Does Taking Vitamins Affect Birth Control?

Birth control pills are an essential medication for many women who wish to avoid pregnancy or delay it until they're ready to start a family. The effectiveness of birth control pills depends on several factors, such as taking them at the same time each day.

The effectiveness of birth control pills depends on several factors. (Image: PhotoAlto/Ale Ventura/PhotoAlto Agency RF Collections/GettyImages)

Some medications, including certain antibiotic, anti-fungal and anti-seizure drugs, can interfere with birth control pills and decrease their effectiveness, and certain vitamins may do the same. On the other hand, birth control pills may interfere with vitamin absorption as well.

Talk to your doctor about any vitamins, medicines or herbal supplements you're taking before starting on birth control pills.

Tip

Birth control pills may affect vitamin absorption, and certain vitamins may interfere with how well your birth control medication works.

Birth Control 101

Birth control pills prevent pregnancy by preventing ovulation, which occurs when an egg is released from a woman's ovary. The pills usually include estrogen and progestin, which are hormones that prevent ovulation. Without an egg being released, pregnancy can't take place.

Because of the delicate hormonal balance created with oral contraceptives, certain medications, supplements and vitamins can impede the normal functioning of birth control pills. Though most vitamins are safe to take with birth control pills, vitamin C may pose a problem. The pills themselves can contribute to certain nutritional deficiencies as well.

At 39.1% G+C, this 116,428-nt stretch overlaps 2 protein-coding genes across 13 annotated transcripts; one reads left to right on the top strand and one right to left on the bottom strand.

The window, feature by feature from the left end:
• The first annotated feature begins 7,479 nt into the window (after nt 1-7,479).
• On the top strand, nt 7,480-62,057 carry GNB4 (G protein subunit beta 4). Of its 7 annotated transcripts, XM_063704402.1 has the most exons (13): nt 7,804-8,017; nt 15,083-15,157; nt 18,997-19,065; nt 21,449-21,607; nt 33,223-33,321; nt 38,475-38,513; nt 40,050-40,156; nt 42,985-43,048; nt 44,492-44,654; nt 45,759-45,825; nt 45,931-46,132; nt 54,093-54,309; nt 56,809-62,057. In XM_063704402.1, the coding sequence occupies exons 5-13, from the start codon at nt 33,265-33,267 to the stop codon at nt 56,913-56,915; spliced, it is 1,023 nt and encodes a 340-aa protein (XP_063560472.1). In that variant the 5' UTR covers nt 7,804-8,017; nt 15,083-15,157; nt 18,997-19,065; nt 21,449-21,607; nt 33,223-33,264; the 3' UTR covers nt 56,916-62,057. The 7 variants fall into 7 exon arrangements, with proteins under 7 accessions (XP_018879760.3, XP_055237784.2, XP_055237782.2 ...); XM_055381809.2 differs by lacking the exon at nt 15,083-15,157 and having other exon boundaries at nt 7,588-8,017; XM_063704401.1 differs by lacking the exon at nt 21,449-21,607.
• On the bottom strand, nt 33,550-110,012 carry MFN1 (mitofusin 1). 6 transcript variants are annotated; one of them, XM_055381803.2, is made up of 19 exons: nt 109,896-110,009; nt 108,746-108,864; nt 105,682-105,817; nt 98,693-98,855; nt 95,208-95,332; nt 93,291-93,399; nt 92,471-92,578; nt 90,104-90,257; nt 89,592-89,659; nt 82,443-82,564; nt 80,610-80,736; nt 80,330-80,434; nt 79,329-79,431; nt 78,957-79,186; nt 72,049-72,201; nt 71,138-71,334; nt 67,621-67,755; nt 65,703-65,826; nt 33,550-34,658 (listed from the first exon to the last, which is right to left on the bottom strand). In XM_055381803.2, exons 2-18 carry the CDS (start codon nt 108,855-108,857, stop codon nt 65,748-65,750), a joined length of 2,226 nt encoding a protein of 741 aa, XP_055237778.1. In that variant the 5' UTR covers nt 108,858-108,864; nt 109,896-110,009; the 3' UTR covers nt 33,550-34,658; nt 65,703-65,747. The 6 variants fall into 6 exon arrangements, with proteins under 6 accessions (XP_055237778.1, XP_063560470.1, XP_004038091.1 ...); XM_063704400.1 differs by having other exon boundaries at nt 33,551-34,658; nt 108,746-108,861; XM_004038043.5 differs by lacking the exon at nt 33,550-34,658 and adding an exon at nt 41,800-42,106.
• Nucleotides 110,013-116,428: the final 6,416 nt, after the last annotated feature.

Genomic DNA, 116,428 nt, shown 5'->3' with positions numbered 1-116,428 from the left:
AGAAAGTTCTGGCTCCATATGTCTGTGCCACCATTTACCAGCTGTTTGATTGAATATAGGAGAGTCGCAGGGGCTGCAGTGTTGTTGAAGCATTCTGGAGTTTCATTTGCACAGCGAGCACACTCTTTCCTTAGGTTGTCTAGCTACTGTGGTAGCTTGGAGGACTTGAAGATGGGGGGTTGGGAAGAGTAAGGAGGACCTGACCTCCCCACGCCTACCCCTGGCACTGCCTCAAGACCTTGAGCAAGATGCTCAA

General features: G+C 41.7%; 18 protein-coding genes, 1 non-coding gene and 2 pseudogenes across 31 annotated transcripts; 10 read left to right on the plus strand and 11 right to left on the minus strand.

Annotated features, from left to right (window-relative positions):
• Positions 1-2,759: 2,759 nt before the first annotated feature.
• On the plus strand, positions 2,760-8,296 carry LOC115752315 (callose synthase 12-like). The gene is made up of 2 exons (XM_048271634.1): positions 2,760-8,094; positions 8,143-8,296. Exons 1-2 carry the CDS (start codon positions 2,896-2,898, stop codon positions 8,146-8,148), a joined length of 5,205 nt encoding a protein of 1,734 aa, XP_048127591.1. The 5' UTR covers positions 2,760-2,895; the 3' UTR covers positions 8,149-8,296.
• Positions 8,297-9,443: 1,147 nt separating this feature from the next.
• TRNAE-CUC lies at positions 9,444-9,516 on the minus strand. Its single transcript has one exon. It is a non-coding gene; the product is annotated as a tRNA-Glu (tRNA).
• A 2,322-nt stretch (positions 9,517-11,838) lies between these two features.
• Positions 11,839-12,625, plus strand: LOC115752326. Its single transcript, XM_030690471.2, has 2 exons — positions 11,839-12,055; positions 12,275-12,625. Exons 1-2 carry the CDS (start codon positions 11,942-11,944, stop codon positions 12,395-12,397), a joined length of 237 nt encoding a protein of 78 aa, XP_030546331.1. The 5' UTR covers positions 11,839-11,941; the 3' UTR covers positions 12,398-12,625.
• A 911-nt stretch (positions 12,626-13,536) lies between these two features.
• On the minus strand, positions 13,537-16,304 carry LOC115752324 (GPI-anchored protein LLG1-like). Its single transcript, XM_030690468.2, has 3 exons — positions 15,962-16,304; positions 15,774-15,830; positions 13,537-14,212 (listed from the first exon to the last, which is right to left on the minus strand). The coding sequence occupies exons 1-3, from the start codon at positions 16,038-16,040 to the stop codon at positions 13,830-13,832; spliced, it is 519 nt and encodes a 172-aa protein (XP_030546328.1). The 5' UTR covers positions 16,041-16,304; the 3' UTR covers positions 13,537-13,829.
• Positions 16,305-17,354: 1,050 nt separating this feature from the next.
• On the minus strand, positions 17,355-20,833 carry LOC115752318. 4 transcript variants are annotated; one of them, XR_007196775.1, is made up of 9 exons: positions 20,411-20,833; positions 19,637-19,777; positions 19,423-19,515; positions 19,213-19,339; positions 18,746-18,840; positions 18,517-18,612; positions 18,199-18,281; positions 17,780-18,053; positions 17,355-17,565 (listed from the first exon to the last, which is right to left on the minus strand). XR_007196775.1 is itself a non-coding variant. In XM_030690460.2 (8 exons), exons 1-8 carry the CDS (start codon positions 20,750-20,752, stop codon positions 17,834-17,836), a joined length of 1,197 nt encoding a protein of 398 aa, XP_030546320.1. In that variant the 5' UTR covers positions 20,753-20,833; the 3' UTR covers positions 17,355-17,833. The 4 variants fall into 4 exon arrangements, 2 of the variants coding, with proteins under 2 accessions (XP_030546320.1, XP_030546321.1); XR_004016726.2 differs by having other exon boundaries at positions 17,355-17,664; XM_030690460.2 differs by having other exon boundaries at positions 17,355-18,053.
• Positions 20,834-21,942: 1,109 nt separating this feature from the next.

Skip the Vitamin C

Vitamin C plays a role in the functioning of the immune system and helps keep your skin, teeth, gums and nerves healthy and working normally. Columbia University's Go Ask Alice! suggests that high doses of vitamin C may interfere with birth control pills. This is because vitamin C can cause your estrogen levels to rise.

In addition to vitamin C possibly hindering the normal functioning of your birth control pills, the pills themselves can interfere with your body's ability to absorb the vitamin. Taking your oral contraceptive and vitamin C supplement several hours apart may help to reduce this negative effect, but always talk to your doctor before you make these types of changes.

Elevated Vitamin Levels

Taking birth control pills can cause your body to store higher levels of certain vitamins, according to Elizabeth Somer, author of Nutrition for Women: How Eating Right Can Help You Look and Feel Your Best. For example, women who take oral contraceptives may have higher levels of vitamin A.

As a result, taking a vitamin A supplement may lead to toxicity. Somer also suggests that although they're not vitamins, copper and iron levels may also be elevated by birth control pills.

Birth Control and Nutritional Deficiencies

Oral contraceptives can cause you to become deficient in certain vitamins as well, Somer notes in her book. One example is vitamin B6. According to Somer, birth control pills can cause a decreased level of vitamin B6, which can lead to mood problems.

Women who take birth control pills might also be deficient in folic acid and vitamins B1, B2 and E. If you're taking birth control pills, Somer recommends talking to your doctor about taking supplements of these vitamins to keep your levels normal and healthy.

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